Counterpublic theory is useful here because it understands this dynamic as a product, in part, of the mass media's mode of address: the presumption of the reader as a member of an imaginary national family unit that is white, heterosexual and drug-free. This is the ideal with which we are encouraged to identify our deepest interests at the hands of this form of address. But it's a fiction, in the sense that it is based on untested presumptions about the average reader or listener or voter. So while many readers may not actually organize their lives in this way, this image of the public takes on a forceful reality which counterpublic health practitioners must contend with all the time. Counterpublic theory provides a useful handle on these dynamics and encourages us to think about the constraints and possibilities inherent in different scenes of circulation and modes of address - and develop new ones. The concept could be used to describe any public health work that discovers that it is necessary, as part of its project, to challenge hegemonic ideas of average personhood and create new collective contexts for the airing of otherwise stigmatized practices.


Question: I met you back in 2006 for the first time at the "Against Health" conference here at Michigan. Should we be against health? Does the concept of "counterpublic health" help answer that question?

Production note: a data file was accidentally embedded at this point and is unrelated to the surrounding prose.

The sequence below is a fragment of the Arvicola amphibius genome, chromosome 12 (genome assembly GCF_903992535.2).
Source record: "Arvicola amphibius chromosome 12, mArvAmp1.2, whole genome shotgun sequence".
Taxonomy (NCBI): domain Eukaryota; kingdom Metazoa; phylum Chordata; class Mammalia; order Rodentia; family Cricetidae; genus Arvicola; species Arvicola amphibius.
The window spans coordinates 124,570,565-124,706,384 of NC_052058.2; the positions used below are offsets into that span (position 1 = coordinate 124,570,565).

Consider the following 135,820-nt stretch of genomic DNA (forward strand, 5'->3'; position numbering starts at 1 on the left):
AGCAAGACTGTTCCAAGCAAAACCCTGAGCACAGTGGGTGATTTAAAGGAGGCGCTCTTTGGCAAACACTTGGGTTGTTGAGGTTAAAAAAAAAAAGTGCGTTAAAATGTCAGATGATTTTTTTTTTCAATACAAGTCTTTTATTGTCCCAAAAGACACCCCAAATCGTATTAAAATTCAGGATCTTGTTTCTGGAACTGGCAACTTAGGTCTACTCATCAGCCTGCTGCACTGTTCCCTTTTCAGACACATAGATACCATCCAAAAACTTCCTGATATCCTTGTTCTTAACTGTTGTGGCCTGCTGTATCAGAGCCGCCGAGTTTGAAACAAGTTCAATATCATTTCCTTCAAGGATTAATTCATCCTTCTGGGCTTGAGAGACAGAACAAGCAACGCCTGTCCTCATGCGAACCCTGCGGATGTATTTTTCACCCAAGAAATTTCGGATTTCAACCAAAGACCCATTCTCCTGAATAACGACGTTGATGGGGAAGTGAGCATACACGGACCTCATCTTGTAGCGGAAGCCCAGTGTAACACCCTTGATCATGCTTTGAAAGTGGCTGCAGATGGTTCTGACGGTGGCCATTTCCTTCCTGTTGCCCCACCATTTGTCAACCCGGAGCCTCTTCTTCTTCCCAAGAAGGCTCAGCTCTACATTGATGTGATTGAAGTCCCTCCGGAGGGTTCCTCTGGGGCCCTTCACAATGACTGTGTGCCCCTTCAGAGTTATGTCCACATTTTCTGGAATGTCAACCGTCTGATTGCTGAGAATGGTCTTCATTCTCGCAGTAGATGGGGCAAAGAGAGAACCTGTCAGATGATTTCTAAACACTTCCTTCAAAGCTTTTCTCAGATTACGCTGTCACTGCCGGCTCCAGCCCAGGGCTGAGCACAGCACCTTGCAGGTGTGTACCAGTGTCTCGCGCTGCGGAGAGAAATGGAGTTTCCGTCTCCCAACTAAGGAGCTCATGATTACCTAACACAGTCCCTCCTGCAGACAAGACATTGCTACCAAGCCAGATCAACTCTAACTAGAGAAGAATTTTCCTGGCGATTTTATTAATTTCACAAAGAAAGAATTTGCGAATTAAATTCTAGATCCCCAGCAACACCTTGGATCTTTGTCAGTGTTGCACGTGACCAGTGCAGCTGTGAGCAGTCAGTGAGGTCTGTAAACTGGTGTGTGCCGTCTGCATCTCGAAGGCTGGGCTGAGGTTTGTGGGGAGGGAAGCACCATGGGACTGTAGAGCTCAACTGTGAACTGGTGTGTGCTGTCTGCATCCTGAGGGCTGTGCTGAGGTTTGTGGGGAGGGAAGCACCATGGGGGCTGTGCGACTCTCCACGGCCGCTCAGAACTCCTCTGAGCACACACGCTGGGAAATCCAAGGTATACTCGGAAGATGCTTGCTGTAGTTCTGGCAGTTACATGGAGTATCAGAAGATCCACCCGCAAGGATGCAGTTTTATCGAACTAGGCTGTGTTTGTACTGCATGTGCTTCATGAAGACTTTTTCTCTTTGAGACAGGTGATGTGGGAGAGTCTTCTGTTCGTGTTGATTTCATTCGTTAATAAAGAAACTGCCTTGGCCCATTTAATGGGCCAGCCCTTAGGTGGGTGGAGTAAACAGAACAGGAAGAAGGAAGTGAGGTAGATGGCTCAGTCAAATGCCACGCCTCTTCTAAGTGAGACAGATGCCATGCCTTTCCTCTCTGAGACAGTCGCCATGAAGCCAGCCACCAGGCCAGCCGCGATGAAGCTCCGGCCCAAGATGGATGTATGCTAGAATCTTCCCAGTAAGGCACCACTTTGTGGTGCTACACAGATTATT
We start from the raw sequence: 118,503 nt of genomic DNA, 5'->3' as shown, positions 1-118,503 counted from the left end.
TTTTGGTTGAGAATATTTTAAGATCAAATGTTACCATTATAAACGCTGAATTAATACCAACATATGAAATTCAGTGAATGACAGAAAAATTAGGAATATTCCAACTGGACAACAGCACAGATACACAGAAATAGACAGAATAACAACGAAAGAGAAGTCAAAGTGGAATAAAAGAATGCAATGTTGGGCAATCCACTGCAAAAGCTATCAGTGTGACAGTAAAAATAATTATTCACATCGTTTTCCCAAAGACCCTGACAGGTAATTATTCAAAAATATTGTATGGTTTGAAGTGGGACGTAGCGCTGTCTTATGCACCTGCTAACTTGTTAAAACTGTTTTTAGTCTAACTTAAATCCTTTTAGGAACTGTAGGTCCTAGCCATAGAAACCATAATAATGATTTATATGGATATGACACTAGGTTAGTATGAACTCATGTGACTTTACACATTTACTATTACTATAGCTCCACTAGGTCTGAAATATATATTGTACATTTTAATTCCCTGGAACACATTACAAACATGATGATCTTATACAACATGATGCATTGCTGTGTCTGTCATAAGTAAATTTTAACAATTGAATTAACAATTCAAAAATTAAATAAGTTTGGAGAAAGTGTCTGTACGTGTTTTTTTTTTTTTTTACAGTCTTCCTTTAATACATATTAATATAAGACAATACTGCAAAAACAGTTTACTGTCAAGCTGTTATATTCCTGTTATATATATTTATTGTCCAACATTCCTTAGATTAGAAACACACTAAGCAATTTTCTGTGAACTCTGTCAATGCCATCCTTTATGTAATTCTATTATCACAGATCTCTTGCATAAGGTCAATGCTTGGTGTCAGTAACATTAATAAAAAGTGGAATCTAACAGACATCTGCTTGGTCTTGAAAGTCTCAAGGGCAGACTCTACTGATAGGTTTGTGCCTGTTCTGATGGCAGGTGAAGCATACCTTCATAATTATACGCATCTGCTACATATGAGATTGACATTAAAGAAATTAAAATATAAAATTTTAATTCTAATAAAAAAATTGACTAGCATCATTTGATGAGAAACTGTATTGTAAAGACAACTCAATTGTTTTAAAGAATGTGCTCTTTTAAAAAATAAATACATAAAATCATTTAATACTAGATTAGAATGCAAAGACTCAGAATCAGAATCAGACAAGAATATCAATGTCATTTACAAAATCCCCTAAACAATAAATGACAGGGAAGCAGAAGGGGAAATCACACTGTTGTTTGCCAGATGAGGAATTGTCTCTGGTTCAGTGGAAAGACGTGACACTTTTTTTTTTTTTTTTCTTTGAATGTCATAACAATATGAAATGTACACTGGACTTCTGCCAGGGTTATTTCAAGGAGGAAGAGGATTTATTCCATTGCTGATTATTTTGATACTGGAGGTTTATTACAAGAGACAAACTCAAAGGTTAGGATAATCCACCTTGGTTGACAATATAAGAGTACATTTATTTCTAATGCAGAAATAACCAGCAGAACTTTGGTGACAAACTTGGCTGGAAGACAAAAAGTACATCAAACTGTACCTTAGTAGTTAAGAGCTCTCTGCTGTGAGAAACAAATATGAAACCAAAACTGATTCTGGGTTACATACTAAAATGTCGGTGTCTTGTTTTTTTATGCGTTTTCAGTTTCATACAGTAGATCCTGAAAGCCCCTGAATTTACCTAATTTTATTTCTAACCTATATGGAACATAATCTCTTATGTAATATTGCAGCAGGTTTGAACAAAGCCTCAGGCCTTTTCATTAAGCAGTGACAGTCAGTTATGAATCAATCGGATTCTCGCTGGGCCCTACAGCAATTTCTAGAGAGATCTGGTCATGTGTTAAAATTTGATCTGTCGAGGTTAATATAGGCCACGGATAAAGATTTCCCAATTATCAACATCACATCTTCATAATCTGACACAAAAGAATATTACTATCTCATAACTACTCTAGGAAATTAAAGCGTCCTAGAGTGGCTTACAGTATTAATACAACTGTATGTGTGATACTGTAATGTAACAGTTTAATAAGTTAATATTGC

One of the things that conference did well was highlight the use and abuse of the term health. Health is tricky like that: it's just as likely to evoke moral criteria as practical criteria around wellbeing. But "morality" does not always amount to healthiness, and frequently moralism has distinctly unhealthy effects. I think it's unfortunate that, because the term is so frequently abused, many of us find ourselves in a situation where we start believing that we are, indeed, "against health". To be sure, health is only one concern among many, and it is not always the most pressing one. But I agree with the conference organisers that our efforts to live longer, happier, more pleasurable lives would be greatly enhanced by bringing some critical force to bear on the ways in which the term 'health' is exploited to pursue other agendas. Counterpublic health may be a useful concept here, because it describes the situation of doing public health work in a context where hegemonic ideals of sexuality, personhood and citizenship are loaded against you. I don't think we are or should be against health, but frequently queers are constituted in precisely that way.


Question: There is a long history of both collaboration and tension between public health practitioners and HIV activists. They've been the best of friends and the worst of enemies at times. I wonder how you see that relationship evolving today, both in Australia where you work and more globally?